May 17, 2020

The Biggest Mistakes Doctor’s Make on Social Media and How to Avoid Them

Social Media
2 min
There are certain aspects that should be avoided when utilizing digital platforms.
Social media is a great and powerful tool that, when used correctly, can have a wonderful impact on a society, a business, a career, etc. However, with...

Social media is a great and powerful tool that, when used correctly, can have a wonderful impact on a society, a business, a career, etc. However, with the good, often comes the bad. And though Facebook, Twitter and Instagram can offer various ways to educate patients and engage with them, there are certain aspects that should be avoided when utilizing digital platforms. Take a look:

Don’t Over-promote Yourself

It’s important to remember to promote conversation—not your business or craft. While it’s perfectly fine to endorse your abilities here and there, the main focus of your social media platform should be to provide interesting and beneficial information that will eventually create a dialogue or some sort of feedback with current or potential patients. After all, you don’t want to force yourself onto potential patients, but instead form a relationship with them through trust and understanding.  

RELATED TOPIC: The 3 Social Media Platforms Your Health Care Organization Needs to Be Using

Be Reasonable AND Patient

As you start down your social media path, it’s important to not only be patient, but to also have reasonable expectations and goals. For example, it will take time and energy to build an effective relationship with people. Therefore, don’t expect your business to substantially grow overnight just because of your Facebook, Twitter and Instagram efforts. Not only are you trying to earn people’s trust, but you are doing so via online—be patient.

RELATED TOPIC: 8 Essential Social Media Tools Doctors Should Be Using Right

Always Be Professional

Yes, most people have personal Facebook, Twitter and Instagram accounts. You have to remember that you’re utilizing Facebook, Twitter and Instagram for professional purposes, not personal ones. Therefore, to avoid potential legal situations, you must be able to distinguish between the two. Before you post, be aware of patient confidentially and make sure your ethics are in-check.

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Jun 23, 2021

Introducing Dosis - the AI powered dosing platform

3 min
Dosis is an AI-powered personalised medication dosing platform that's on a mission to transform chronic disease management

Cloud-based platform Dosis uses AI to help patients and clinicians tailor their medication plans. Shivrat Chhabra, CEO and co-founder, tells us how it works. 

When and why was Dosis founded?
Divya, my co-founder and I founded Dosis in 2017 with the purpose of creating a personalised dosing platform. We see personalisation in so many aspects of our lives, but not in the amount of medication we receive. We came across some research at the University of Louisville that personalised the dosing of a class of drugs called ESAs that are used to treat chronic anaemia. We thought, if commercialised, this could greatly benefit the healthcare industry by introducing precision medicine to drug dosing.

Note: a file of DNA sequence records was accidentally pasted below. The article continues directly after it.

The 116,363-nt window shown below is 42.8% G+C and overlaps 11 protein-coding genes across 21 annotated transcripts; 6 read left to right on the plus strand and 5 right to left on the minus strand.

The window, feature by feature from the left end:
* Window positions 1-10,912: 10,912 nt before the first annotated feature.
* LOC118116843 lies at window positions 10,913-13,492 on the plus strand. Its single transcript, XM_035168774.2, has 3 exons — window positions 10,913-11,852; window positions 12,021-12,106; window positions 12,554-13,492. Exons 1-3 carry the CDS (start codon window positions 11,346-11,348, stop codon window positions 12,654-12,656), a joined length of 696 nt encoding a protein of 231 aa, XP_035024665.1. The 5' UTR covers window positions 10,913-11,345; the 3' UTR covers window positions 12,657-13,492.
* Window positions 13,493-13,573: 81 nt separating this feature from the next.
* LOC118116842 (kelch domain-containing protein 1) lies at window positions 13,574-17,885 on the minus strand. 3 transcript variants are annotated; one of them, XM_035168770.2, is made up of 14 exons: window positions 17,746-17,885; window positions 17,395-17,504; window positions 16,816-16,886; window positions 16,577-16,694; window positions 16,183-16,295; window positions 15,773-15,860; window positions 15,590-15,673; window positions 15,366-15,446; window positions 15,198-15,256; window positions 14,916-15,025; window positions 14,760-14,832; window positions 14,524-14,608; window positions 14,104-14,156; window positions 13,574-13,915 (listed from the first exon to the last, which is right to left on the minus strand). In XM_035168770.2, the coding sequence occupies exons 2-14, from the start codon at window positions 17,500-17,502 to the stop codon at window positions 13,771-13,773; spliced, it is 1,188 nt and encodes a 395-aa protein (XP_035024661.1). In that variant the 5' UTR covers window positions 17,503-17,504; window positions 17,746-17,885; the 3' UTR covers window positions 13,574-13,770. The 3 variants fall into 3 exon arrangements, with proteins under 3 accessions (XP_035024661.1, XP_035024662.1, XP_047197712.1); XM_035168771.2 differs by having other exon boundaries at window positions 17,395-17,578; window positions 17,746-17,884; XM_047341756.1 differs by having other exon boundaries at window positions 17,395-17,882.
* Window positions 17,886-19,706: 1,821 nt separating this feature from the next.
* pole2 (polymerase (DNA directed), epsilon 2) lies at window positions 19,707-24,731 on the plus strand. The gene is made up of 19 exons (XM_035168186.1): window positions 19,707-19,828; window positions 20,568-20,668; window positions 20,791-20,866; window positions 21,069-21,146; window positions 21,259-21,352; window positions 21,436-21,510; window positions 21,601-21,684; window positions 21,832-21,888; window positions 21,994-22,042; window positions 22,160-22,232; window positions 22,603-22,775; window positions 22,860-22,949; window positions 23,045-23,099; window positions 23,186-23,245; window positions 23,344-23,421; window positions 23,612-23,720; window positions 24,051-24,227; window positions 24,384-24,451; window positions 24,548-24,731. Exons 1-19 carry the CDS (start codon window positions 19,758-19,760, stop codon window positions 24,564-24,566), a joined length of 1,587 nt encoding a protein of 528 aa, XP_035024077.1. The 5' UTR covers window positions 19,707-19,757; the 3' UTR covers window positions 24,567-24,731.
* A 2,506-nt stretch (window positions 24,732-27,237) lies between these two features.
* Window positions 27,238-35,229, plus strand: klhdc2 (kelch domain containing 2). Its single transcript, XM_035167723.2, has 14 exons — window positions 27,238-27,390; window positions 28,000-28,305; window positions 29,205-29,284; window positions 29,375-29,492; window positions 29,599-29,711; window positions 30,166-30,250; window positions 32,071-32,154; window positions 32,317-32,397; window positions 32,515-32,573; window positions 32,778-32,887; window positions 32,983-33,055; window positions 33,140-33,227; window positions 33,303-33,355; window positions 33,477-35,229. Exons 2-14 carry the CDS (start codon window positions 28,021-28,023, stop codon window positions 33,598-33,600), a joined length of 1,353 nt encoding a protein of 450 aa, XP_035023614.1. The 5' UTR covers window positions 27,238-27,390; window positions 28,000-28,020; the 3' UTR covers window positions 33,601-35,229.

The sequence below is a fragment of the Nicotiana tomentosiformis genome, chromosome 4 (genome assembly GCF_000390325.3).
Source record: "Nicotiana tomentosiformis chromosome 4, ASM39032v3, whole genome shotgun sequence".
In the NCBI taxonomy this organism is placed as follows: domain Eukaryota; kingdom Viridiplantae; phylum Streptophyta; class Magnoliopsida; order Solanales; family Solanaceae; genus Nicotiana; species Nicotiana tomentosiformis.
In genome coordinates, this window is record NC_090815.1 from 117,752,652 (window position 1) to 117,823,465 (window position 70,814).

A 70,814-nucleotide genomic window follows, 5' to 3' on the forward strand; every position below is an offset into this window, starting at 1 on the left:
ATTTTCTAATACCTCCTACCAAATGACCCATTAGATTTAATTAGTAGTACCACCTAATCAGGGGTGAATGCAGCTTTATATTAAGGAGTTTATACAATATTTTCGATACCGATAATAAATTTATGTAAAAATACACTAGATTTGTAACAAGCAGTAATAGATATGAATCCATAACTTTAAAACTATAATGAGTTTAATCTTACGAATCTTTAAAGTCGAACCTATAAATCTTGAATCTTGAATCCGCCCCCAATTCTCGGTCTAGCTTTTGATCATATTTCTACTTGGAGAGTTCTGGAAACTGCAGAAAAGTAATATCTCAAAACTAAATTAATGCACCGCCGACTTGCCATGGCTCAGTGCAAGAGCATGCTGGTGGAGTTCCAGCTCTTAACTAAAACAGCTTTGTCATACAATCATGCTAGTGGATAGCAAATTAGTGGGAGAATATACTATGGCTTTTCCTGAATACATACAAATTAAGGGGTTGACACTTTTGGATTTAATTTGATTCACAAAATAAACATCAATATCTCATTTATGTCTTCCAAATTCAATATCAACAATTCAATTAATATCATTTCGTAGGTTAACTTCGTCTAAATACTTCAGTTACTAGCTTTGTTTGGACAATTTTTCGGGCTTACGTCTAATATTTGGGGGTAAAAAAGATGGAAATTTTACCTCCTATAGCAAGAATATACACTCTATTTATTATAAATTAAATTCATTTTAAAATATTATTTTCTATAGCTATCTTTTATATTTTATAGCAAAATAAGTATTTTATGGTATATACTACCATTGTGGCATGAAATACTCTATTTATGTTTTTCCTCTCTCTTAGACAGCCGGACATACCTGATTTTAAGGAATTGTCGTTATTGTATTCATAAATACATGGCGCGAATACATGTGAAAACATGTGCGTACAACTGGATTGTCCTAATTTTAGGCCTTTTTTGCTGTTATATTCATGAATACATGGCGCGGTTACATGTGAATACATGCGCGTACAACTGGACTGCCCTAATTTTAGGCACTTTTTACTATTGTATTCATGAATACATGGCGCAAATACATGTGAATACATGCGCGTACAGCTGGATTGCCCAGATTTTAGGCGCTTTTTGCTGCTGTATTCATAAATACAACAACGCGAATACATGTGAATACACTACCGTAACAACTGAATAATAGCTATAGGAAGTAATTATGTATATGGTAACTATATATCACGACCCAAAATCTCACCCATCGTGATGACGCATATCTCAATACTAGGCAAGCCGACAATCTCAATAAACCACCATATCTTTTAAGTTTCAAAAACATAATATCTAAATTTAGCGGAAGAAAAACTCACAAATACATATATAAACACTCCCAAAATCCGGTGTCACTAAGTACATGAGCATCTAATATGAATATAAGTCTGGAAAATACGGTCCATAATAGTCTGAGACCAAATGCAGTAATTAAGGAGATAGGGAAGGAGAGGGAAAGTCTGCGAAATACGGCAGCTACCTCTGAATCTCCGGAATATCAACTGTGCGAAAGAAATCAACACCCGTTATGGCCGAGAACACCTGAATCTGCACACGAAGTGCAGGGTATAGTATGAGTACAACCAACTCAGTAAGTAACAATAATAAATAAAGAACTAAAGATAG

The research also showed that by taking this personalised approach, less drugs were needed to achieve the same or better outcomes. That meant that patients were exposed to less medication, so there was a lower likelihood of side effects. It also meant that the cost of care was reduced. 

What is the Strategic Anemia Advisor? 
Dosis’s flagship product, Strategic Anemia Advisor (SAA), personalises the dosing of Erythropoiesis Stimulating Agents (ESAs). ESAs are a class of drugs used to treat chronic anaemia, a common complication of chronic kidney disease. 

SAA takes into account a patient’s previous ESA doses and lab levels, determines the patient’s unique response to the drug and outputs an ESA dose recommendation to keep the patient within a specified therapeutic target range. Healthcare providers use SAA as a clinical decision support tool. 

What else is Dosis working on? 
In the near term, we are working on releasing a personalised dosing module for IV iron, another drug that’s used in tandem with ESAs to treat chronic anaemia. We’re also working on personalising the dosing for the three drugs used to treat Mineral Bone Disorder. We’re very excited to expand our platform to these new drugs. 

What are Dosis' strategic goals for the next 2-3 years? 
We strongly believe that personalised dosing will be the standard of care within the next decade, and we’re honored to be a part of making that future a reality. In the next few years, we see Dosis entering partnerships with other companies that operate within value-based care environments, where tools like ours that help reduce cost while maintaining or improving outcomes are extremely useful.

What do you think AI's greatest benefits to healthcare are?
If designed well, AI in healthcare allows for a practical and usable way to deploy solutions that would not be feasible otherwise. For example, it’s possible for someone to manually solve the mathematical equations necessary to personalise drug dosing, but it is just not practical. AI in healthcare offers an exciting path forward for implementing solutions that for so long have appeared impractical or impossible.

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